Things You'll Need
Most artists have, at one time or another, had a problem with broken models. Wood, plastic, clay and glass models repair relatively easily with regular school or wood glue. These substances are relatively light and have rough surfaces when they break or are broken on purpose, giving the glue something to grip and little resistance from weight.
Metal, especially pewter, repairs less easily. Pewter breaks cleanly, leaving two smooth surfaces to join together. It is also a dense heavy metal, meaning that glued pieces are more likely to slide while drying or fall off before the glue can set. An artist must choose his glue carefully when working with pewter.
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Clean the pewter with rubbing alcohol. Soak a cotton swab with the alcohol and rub it over the pewter, pushing the swab into all the little nooks and cracks in the surface. Dry the piece with a soft, lint-free cloth. This removes dirt, grime and oil that could prevent the two surfaces from meeting and binding together.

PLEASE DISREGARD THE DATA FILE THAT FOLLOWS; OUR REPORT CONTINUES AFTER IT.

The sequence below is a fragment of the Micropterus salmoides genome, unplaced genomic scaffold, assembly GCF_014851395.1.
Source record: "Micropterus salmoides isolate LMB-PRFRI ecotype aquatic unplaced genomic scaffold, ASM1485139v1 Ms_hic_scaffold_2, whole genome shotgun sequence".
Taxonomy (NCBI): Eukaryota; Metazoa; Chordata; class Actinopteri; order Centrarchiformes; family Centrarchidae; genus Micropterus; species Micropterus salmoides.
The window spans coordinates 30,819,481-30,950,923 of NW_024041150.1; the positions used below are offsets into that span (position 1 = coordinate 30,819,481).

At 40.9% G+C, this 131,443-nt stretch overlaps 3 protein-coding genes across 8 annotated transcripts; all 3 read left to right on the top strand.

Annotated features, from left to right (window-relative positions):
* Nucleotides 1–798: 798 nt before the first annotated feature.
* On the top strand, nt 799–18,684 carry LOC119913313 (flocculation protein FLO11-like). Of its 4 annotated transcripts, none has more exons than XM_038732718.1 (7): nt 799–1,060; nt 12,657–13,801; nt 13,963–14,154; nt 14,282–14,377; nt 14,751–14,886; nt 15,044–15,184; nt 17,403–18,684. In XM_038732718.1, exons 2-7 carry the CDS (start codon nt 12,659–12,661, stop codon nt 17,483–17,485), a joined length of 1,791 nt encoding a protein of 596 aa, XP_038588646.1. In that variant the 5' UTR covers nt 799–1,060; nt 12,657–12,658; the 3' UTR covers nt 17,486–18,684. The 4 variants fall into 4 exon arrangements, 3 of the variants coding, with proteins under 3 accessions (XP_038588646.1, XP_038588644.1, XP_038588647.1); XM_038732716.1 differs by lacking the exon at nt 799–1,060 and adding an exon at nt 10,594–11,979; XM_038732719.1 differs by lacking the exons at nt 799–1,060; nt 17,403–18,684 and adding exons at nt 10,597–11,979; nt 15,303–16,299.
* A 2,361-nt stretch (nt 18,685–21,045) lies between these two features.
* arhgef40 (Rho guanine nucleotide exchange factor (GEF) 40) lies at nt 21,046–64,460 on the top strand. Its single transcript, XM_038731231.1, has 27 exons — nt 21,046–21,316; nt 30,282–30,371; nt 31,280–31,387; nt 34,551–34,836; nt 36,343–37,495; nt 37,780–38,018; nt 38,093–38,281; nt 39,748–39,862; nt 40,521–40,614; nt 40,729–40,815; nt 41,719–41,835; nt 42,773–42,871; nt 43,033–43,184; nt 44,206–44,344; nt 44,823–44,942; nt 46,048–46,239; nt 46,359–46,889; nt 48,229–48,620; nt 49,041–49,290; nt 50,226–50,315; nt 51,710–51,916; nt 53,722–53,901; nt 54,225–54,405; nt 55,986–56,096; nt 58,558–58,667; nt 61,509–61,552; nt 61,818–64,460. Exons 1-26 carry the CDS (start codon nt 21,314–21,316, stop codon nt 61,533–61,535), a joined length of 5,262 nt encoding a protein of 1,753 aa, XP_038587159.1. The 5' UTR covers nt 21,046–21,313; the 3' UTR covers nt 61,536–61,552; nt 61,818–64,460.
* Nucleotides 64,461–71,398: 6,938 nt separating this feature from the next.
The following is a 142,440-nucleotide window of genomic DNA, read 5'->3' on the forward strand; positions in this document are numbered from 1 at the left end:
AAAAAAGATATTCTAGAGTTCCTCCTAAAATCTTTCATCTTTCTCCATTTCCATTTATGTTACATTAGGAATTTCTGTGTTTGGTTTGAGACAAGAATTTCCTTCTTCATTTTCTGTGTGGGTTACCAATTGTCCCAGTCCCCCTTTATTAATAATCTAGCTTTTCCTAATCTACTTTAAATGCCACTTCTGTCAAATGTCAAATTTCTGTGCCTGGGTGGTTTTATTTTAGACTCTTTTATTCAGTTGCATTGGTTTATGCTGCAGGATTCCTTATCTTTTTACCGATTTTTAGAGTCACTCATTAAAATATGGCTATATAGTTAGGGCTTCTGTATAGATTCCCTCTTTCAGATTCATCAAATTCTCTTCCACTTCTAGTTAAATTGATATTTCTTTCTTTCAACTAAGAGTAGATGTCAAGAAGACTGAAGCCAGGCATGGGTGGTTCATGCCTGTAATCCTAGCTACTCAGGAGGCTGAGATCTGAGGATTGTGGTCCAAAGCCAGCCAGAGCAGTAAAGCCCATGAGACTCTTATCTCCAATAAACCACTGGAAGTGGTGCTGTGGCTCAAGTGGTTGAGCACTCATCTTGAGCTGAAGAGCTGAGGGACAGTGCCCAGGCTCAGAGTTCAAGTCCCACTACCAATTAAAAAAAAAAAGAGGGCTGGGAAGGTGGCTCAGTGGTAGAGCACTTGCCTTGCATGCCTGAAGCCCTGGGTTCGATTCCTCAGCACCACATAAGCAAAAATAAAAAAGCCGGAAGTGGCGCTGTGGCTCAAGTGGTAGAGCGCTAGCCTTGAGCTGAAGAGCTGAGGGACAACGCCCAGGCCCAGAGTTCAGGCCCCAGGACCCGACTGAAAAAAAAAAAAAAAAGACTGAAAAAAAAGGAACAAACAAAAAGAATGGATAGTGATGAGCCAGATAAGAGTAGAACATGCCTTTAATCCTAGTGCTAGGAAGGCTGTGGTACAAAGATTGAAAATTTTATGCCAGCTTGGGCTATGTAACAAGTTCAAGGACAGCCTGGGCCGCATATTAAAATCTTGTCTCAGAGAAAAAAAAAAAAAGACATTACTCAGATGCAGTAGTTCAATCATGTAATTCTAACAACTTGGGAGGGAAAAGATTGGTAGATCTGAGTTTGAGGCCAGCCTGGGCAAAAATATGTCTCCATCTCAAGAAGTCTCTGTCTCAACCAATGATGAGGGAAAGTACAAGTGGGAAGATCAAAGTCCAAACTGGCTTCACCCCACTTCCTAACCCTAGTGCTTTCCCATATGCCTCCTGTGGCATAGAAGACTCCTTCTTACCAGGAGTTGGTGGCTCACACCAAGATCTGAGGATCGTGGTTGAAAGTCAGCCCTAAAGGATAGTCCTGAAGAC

Choose a concentrated glue. Miracle Glue advertises that the solvents in the formula are distilled out to create a stronger bonding compound. Find glue marked with similar claims or purchase glue made specifically for pewter and other metal. Most are available at craft stores.
Apply glue to the pewter with the pointed applicator on the container. Do not use a cotton swab or your finger to spread the glue; use the tip of the bottle. Lint from the swab will stick in the glue and make an uneven bond; the glue may also cling to your skin for several days if you let it harden on your finger.
Stick the two pieces of pewter together and hold them tight and still for 20 to 30 seconds. Gently lay the piece down; it should hold together. If it doesn't, adjust and hold it together for another 30 seconds. Let the bonded piece lay undisturbed overnight to dry.